New Jersey allows email voting

Suffrage-as-a-service for voters displaced by Sandy

Voters displaced by Hurricane Sandy will be able to vote in the US Presidential election by email or fax.

The electronic poll will take place in the US State of New Jersey, thanks to a decision by Lt. Governor Kim Guadagno, who feels it is unfair for displaced people, and emergency services workers, to be deprived of their vote.

“This has been an extraordinary storm that has created unthinkable destruction across our state and we know many people have questions about how and where to cast their vote in Tuesday’s election,” Guadagno said. “Despite the widespread damage Hurricane Sandy has caused, New Jersey is committed to working through the enormous obstacles before us to hold an open and transparent election befitting our state and the resiliency of its citizens.”

That commitment means New Jersey will designate any displaced voters as “overseas voters”, a class of voter already permitted to vote by email.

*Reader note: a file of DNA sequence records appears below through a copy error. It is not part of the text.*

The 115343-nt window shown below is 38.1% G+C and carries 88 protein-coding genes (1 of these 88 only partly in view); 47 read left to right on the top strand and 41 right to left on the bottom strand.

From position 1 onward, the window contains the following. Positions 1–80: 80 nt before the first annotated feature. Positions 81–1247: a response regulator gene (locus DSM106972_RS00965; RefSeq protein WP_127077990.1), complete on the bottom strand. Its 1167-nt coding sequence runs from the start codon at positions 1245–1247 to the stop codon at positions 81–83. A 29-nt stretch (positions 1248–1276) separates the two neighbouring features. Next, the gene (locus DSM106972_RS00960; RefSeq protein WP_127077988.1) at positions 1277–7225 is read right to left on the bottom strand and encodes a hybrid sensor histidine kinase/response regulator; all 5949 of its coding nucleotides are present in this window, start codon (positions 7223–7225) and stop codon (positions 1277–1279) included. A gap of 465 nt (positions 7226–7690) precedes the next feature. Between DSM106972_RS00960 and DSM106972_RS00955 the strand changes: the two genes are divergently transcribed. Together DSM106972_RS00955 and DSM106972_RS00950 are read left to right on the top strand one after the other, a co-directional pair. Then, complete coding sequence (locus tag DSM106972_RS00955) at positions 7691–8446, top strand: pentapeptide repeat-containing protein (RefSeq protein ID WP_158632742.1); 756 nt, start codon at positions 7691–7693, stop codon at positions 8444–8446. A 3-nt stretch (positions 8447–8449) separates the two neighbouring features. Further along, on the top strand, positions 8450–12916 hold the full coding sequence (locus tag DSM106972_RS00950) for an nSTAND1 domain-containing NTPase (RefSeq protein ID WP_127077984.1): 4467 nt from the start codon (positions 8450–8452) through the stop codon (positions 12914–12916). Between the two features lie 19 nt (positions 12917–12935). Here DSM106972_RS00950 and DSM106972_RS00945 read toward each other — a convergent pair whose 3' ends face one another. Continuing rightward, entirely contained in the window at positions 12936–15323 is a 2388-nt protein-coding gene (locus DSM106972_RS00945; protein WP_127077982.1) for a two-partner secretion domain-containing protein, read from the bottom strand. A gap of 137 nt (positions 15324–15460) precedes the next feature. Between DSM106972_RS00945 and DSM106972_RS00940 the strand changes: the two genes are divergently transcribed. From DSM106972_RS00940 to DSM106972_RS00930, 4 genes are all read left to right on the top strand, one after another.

The scheme requires voters to download and complete a Vote By Mail form, then return it to electoral authorities. Once approved, voters will receive a ballot by either fax or email. Voters have until 5:00 PM on November 6th to register for an email or fax vote, leaving them just three hours to vote before the close of polls at 8:00PMt.

Whether New Jersey is ready for a flood of email ballots is debatable. At the time of writing, the download page for Vote By Mail Forms still says “The County Clerk cannot accept faxed or emailed copies of a Application for Vote by Mail Ballot, unless you are a Military or Overseas Voter, since an original signature is required.”

Nor do the announcement of the rule change, or the official Directive (PDF) mention any security provisions for email ballots. While security arrangements for overseas and military voters doubtless exist, no information has been posted about how they might scale to cope with a larger 'e-lectorate'.

Given the likely closeness of the US election, and precedents such as the hanging infamous “chads” controversy from the 2000 poll, it is therefore conceivable that the security arrangements could become very contentious.

New Jersey is, however, a solidly “blue” state that President Obama should win handily. One imagines that litigation would become a factor only if a very large number of electronic votes were received. ®

Sponsored: Today’s most dangerous security threats